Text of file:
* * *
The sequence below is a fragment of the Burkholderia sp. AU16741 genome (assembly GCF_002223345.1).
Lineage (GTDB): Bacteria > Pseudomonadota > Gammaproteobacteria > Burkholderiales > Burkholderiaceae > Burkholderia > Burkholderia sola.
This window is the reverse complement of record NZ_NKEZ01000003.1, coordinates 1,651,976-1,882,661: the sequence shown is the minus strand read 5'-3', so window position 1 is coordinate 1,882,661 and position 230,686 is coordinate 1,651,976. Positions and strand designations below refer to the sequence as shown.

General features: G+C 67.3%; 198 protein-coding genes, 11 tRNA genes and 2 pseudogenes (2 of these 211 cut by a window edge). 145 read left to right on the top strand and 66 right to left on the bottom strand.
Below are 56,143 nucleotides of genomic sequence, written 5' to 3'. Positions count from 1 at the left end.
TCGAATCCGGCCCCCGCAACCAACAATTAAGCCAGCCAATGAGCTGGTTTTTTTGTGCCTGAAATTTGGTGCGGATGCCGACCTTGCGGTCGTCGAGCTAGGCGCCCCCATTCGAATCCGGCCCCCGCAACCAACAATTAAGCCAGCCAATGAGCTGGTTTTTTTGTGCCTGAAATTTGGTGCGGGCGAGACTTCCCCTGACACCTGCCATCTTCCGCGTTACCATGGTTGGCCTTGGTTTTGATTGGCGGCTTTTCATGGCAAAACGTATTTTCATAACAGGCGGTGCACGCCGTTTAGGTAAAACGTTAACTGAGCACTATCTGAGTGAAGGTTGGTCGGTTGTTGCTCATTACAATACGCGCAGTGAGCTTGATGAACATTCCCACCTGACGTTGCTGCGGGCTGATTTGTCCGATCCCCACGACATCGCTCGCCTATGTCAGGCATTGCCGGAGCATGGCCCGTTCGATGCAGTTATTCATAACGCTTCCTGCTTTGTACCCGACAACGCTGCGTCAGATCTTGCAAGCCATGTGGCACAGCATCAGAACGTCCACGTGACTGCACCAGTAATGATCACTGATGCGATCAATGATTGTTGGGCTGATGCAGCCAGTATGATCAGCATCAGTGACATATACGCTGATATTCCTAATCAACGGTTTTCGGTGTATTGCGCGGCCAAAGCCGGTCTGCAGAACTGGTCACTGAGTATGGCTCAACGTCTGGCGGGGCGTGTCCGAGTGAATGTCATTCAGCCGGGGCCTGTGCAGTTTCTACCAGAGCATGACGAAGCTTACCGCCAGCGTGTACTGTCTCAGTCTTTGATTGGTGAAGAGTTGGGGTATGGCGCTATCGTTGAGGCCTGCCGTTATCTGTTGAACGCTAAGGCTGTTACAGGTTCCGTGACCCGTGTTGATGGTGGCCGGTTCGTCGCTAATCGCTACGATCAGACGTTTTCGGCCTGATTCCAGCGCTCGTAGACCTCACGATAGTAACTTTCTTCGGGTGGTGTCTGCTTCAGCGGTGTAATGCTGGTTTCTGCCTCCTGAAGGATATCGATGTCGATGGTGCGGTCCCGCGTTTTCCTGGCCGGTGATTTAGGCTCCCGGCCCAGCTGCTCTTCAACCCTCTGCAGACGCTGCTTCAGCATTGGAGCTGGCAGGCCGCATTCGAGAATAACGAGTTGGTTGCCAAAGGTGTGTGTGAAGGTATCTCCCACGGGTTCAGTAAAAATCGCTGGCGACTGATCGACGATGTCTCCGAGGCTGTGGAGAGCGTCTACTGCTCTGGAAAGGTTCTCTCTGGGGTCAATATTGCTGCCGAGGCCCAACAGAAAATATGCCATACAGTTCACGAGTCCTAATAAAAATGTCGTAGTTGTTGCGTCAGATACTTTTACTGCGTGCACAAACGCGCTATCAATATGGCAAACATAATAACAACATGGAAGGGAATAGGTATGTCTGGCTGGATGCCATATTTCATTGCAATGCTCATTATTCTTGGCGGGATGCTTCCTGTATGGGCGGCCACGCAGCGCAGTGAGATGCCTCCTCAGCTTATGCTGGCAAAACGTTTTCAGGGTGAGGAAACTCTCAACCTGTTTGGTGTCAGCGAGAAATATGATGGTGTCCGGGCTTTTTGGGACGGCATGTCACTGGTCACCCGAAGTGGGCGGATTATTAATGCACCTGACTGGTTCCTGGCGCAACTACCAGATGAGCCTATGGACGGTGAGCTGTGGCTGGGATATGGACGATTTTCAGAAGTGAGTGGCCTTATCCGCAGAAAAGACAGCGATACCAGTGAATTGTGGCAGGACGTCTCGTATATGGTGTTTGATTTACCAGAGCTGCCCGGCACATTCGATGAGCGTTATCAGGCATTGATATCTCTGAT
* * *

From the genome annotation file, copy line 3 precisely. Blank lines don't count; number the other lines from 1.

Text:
This window is the reverse complement of record NZ_NKEZ01000003.1, coordinates 1,651,976-1,882,661: the sequence shown is the minus strand read 5'-3', so window position 1 is coordinate 1,882,661 and position 230,686 is coordinate 1,651,976. Positions and strand designations below refer to the sequence as shown.